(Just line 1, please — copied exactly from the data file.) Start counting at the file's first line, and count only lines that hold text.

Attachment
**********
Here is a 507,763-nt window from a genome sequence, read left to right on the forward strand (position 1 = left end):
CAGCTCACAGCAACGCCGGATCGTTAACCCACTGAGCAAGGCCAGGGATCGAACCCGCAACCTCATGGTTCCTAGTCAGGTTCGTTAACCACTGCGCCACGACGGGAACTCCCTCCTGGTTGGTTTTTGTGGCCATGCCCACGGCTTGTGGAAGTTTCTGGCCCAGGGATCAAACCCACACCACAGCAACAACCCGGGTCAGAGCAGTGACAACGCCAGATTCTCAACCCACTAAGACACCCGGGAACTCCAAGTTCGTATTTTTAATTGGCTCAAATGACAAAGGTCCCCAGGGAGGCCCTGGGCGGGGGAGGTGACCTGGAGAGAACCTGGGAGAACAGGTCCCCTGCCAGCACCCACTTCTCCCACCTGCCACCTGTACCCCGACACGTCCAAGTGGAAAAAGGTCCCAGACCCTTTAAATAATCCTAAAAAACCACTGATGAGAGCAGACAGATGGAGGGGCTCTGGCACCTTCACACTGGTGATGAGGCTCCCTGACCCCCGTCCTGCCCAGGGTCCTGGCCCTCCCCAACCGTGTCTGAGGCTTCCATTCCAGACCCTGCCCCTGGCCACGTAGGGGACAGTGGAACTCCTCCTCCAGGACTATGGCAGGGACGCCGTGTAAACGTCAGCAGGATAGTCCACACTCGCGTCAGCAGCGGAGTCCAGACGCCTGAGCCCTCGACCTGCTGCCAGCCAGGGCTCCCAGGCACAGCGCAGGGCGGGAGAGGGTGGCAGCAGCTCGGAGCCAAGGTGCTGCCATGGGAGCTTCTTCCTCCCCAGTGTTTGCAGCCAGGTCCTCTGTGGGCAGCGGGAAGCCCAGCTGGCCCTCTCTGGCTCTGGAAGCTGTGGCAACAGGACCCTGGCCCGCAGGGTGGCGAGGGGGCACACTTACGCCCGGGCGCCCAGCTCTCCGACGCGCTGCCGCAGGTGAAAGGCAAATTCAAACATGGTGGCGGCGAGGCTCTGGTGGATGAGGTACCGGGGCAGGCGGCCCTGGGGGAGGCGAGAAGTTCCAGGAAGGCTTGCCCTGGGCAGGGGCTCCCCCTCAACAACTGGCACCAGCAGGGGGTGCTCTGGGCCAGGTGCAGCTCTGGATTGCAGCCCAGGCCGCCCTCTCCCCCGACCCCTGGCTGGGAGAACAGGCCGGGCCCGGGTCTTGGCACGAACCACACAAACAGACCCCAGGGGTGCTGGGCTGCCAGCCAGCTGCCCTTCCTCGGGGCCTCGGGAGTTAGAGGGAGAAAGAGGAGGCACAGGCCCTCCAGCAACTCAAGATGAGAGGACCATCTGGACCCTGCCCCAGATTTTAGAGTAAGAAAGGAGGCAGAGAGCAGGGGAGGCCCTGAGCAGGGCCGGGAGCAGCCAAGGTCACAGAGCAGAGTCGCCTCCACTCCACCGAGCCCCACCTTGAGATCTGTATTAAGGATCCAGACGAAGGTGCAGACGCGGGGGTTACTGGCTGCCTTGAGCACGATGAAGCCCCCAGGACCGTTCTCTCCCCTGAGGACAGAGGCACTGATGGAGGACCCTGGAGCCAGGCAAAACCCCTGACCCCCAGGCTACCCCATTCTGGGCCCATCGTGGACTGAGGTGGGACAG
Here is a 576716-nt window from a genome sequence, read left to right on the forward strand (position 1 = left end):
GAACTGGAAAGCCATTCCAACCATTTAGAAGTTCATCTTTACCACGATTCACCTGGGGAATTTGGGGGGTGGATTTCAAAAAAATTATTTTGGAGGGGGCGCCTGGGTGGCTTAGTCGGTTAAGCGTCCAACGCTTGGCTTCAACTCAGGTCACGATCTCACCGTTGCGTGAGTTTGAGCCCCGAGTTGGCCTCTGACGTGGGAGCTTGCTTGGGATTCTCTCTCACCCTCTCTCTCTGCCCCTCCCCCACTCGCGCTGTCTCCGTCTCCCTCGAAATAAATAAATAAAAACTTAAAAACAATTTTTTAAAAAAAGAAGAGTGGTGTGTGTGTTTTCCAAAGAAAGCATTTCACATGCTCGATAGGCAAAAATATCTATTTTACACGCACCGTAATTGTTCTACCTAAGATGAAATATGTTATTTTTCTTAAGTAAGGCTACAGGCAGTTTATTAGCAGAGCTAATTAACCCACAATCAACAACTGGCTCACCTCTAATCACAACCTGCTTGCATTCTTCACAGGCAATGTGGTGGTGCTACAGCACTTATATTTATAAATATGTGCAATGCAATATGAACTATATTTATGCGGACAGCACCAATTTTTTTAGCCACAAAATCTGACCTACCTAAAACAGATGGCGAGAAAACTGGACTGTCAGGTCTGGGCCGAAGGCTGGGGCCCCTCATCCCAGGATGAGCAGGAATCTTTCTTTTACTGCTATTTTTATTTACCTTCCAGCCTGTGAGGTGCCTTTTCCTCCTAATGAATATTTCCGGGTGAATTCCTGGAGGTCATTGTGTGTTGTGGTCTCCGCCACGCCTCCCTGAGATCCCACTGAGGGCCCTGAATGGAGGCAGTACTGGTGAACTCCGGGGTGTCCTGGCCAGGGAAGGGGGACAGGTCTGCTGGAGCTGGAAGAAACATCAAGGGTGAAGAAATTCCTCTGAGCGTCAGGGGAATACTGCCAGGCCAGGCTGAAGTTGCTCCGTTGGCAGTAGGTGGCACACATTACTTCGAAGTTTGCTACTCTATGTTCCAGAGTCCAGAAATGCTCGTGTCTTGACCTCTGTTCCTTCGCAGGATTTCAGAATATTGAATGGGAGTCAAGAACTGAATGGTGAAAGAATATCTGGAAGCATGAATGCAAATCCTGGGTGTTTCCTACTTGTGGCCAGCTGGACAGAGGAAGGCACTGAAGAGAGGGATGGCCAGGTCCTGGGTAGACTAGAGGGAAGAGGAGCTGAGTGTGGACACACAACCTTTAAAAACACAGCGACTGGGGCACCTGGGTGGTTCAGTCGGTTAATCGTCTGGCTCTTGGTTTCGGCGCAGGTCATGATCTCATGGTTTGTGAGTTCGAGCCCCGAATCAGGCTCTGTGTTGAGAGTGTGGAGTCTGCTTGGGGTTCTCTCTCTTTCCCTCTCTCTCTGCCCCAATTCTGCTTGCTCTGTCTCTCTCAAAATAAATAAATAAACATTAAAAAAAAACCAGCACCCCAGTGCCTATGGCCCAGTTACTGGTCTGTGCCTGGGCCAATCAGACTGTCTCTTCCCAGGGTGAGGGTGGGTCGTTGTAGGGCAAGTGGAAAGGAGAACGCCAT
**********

Here is a 507,763-nt window from a genome sequence, read left to right on the forward strand (position 1 = left end):